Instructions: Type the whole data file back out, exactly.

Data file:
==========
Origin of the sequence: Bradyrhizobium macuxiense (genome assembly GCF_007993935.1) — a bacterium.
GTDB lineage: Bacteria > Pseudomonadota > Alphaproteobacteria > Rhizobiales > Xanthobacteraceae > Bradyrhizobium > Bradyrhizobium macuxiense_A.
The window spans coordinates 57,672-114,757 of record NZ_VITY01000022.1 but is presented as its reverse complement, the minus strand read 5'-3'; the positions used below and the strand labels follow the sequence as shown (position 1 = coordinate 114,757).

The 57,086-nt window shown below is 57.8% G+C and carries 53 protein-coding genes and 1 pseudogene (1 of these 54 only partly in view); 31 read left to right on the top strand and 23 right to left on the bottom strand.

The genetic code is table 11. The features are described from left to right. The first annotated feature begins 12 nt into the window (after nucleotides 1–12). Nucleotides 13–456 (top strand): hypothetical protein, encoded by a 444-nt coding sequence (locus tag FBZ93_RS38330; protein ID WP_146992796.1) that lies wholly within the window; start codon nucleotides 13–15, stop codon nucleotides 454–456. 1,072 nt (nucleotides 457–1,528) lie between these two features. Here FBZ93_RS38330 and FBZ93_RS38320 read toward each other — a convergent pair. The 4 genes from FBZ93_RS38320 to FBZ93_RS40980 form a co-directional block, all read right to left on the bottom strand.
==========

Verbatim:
Origin of the sequence: Bradyrhizobium macuxiense (genome assembly GCF_007993935.1) — a bacterium.
GTDB lineage: Bacteria > Pseudomonadota > Alphaproteobacteria > Rhizobiales > Xanthobacteraceae > Bradyrhizobium > Bradyrhizobium macuxiense_A.
The window spans coordinates 57,672-114,757 of record NZ_VITY01000022.1 but is presented as its reverse complement, the minus strand read 5'-3'; the positions used below and the strand labels follow the sequence as shown (position 1 = coordinate 114,757).

The 57,086-nt window shown below is 57.8% G+C and carries 53 protein-coding genes and 1 pseudogene (1 of these 54 only partly in view); 31 read left to right on the top strand and 23 right to left on the bottom strand.

The genetic code is table 11. The features are described from left to right. The first annotated feature begins 12 nt into the window (after nucleotides 1–12). Nucleotides 13–456 (top strand): hypothetical protein, encoded by a 444-nt coding sequence (locus tag FBZ93_RS38330; protein ID WP_146992796.1) that lies wholly within the window; start codon nucleotides 13–15, stop codon nucleotides 454–456. 1,072 nt (nucleotides 457–1,528) lie between these two features. Here FBZ93_RS38330 and FBZ93_RS38320 read toward each other — a convergent pair. The 4 genes from FBZ93_RS38320 to FBZ93_RS40980 form a co-directional block, all read right to left on the bottom strand.